Inkjet Printers Could Halt the Death of the Newspaper

2010-10-07 08:55:00

Published on 2010-10-07 08:55:00

An innovative news tool that uses inkjet printers with other technologies to provide consumers with tailor-made daily newspapers could save the declining traditional newspaper industry.

According to John MacAyeal, writing for, one news service, together with editing tools and inkjet printers, is carving out a successful response to the recent decline of the standard traditional newspaper.

The author notes how several newspapers, including, for example, the Seattle-Post Intelligencer, have discarded their print editions in favour of online only. The Christian Science Monitor has also recently substituted its daily print edition to a weekly.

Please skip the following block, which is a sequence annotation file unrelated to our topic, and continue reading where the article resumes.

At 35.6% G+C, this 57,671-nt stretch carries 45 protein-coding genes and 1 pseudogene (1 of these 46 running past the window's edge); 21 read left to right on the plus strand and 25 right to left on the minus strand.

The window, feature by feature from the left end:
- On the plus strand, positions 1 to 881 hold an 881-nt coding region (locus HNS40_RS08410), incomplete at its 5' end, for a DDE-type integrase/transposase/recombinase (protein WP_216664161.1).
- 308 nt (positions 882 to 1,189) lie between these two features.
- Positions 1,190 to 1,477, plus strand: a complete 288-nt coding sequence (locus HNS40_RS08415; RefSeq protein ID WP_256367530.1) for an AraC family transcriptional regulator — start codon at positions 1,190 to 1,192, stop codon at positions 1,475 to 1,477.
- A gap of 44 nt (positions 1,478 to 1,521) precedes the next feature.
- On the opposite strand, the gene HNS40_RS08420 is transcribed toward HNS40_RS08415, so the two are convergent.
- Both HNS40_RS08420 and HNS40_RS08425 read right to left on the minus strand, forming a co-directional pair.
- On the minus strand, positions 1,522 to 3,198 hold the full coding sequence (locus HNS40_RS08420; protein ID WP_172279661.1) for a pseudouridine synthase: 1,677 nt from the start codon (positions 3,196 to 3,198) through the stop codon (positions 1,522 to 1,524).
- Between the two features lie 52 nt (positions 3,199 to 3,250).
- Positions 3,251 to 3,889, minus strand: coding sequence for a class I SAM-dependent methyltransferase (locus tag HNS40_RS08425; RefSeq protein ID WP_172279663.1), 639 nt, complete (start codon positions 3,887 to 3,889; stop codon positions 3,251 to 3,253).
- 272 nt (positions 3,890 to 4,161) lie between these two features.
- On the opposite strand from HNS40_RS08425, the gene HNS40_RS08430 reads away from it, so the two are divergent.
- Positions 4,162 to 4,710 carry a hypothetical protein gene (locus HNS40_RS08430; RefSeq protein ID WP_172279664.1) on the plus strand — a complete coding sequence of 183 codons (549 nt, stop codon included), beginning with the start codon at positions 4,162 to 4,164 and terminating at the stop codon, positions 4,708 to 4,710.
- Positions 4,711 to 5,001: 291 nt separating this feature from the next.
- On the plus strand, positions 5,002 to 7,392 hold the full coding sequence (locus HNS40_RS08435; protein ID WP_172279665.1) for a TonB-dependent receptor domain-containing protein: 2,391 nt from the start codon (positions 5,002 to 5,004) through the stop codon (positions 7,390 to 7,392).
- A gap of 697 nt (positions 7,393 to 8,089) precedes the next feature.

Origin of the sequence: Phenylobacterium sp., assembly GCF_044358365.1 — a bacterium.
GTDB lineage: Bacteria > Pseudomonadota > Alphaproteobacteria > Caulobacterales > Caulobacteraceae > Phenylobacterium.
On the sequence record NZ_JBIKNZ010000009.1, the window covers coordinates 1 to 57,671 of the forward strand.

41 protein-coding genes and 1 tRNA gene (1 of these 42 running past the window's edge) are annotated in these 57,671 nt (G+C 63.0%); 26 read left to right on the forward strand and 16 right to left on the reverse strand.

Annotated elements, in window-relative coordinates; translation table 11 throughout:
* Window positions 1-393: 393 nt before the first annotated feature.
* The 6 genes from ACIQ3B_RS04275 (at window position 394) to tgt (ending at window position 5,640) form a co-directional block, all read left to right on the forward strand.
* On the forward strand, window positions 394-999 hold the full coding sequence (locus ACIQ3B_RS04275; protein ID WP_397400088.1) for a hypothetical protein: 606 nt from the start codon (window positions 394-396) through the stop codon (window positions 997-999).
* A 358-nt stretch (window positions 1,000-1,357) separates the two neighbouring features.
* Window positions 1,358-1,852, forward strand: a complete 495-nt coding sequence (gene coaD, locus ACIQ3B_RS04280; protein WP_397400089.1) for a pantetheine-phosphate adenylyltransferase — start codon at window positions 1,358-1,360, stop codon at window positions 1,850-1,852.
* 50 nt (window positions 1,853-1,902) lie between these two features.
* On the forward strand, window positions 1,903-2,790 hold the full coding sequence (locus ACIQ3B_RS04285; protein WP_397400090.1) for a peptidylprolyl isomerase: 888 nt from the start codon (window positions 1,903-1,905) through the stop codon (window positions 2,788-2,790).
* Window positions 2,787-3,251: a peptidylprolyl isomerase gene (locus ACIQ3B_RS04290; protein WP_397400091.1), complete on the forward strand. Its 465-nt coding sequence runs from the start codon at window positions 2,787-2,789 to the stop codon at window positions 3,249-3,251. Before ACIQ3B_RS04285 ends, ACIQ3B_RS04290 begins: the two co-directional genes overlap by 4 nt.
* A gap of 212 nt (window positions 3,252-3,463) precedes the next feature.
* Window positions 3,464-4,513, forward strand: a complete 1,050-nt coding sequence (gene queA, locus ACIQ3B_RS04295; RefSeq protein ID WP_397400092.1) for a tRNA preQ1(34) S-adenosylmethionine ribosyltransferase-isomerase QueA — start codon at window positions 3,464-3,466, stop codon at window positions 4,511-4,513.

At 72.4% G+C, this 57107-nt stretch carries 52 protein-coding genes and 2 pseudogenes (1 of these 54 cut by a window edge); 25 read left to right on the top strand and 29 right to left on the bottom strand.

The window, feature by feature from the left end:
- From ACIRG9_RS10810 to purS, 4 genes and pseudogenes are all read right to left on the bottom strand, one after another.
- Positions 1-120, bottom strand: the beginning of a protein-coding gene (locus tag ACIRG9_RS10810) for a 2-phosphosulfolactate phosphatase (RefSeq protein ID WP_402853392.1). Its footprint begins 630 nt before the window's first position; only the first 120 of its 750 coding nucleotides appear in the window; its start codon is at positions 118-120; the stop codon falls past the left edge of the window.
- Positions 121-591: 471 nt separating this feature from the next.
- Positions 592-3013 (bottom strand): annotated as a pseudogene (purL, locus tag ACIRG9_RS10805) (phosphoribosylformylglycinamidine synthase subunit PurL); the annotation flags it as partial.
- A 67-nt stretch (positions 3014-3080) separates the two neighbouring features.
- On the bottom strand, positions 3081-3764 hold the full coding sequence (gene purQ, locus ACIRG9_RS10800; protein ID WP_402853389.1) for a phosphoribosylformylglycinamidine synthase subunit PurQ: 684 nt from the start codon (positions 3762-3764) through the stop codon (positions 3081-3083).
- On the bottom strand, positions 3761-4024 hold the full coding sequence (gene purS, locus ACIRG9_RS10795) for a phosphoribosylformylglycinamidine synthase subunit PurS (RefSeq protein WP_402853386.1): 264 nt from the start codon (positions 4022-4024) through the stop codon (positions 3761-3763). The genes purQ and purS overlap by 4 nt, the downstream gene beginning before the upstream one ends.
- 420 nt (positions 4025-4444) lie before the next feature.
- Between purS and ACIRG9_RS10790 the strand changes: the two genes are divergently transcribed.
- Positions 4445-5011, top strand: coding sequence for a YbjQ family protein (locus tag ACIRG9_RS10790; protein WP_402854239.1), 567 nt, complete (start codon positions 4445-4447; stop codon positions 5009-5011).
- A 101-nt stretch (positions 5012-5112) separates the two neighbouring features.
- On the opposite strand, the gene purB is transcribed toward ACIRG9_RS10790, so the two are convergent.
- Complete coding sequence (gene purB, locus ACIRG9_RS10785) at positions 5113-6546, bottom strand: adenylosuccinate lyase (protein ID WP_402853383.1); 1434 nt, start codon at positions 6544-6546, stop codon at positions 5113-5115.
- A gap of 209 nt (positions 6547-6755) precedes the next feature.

However, news provider niiu, with the help of editing tool Quark, and inkjet printers from supplier Oce, is bringing about the return of the daily printed newspaper in the face of its apparent decline.

This is how it works: its selling point is that consumers can build a newspaper entirely out of their own interests. Users create a profile specifying their particular interests. Niiu works by scouring the web for relevant news content, adhering to these interests, channelling them all finally in to what is a truly unique newspaper.

Printed out on an inkjet, which has an output of 3,000 36-page newspapers per hour, the paper is hand-delivered – yes, that's hand-delivered – to the customer's home.

Posted by Jamie Foster.

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